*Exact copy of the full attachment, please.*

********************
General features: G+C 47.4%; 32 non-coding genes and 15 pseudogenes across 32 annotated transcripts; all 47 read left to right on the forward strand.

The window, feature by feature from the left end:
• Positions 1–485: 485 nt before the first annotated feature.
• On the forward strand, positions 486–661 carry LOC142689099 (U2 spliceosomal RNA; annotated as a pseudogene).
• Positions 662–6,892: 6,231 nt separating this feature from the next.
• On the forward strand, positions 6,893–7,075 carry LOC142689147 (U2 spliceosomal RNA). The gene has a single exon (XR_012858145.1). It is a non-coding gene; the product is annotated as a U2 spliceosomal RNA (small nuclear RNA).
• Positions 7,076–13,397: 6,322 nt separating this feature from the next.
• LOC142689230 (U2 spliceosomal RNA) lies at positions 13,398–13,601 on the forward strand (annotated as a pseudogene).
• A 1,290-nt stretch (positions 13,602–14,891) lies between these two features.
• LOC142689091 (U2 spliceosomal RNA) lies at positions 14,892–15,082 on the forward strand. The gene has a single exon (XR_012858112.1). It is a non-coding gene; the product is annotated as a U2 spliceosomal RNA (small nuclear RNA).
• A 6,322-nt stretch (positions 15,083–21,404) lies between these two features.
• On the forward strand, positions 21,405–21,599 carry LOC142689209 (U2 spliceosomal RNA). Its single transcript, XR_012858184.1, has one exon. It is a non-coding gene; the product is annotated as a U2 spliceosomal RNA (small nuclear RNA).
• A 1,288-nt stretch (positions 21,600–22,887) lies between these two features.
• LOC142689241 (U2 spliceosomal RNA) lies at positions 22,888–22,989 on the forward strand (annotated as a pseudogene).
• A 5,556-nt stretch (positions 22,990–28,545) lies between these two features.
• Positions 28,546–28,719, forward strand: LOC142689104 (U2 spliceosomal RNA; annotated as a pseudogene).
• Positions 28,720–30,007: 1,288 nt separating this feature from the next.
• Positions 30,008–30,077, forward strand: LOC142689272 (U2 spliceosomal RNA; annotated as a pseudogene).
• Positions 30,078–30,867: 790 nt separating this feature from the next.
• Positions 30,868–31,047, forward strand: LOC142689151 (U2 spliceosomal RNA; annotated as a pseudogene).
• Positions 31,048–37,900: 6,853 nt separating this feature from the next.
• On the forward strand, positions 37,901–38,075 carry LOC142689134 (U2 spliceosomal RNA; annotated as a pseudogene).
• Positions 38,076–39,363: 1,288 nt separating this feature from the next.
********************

General features: G+C 47.4%; 32 non-coding genes and 15 pseudogenes across 32 annotated transcripts; all 47 read left to right on the forward strand.

The window, feature by feature from the left end:
• Positions 1–485: 485 nt before the first annotated feature.
• On the forward strand, positions 486–661 carry LOC142689099 (U2 spliceosomal RNA; annotated as a pseudogene).
• Positions 662–6,892: 6,231 nt separating this feature from the next.
• On the forward strand, positions 6,893–7,075 carry LOC142689147 (U2 spliceosomal RNA). The gene has a single exon (XR_012858145.1). It is a non-coding gene; the product is annotated as a U2 spliceosomal RNA (small nuclear RNA).
• Positions 7,076–13,397: 6,322 nt separating this feature from the next.
• LOC142689230 (U2 spliceosomal RNA) lies at positions 13,398–13,601 on the forward strand (annotated as a pseudogene).
• A 1,290-nt stretch (positions 13,602–14,891) lies between these two features.
• LOC142689091 (U2 spliceosomal RNA) lies at positions 14,892–15,082 on the forward strand. The gene has a single exon (XR_012858112.1). It is a non-coding gene; the product is annotated as a U2 spliceosomal RNA (small nuclear RNA).
• A 6,322-nt stretch (positions 15,083–21,404) lies between these two features.
• On the forward strand, positions 21,405–21,599 carry LOC142689209 (U2 spliceosomal RNA). Its single transcript, XR_012858184.1, has one exon. It is a non-coding gene; the product is annotated as a U2 spliceosomal RNA (small nuclear RNA).
• A 1,288-nt stretch (positions 21,600–22,887) lies between these two features.
• LOC142689241 (U2 spliceosomal RNA) lies at positions 22,888–22,989 on the forward strand (annotated as a pseudogene).
• A 5,556-nt stretch (positions 22,990–28,545) lies between these two features.
• Positions 28,546–28,719, forward strand: LOC142689104 (U2 spliceosomal RNA; annotated as a pseudogene).
• Positions 28,720–30,007: 1,288 nt separating this feature from the next.
• Positions 30,008–30,077, forward strand: LOC142689272 (U2 spliceosomal RNA; annotated as a pseudogene).
• Positions 30,078–30,867: 790 nt separating this feature from the next.
• Positions 30,868–31,047, forward strand: LOC142689151 (U2 spliceosomal RNA; annotated as a pseudogene).
• Positions 31,048–37,900: 6,853 nt separating this feature from the next.
• On the forward strand, positions 37,901–38,075 carry LOC142689134 (U2 spliceosomal RNA; annotated as a pseudogene).
• Positions 38,076–39,363: 1,288 nt separating this feature from the next.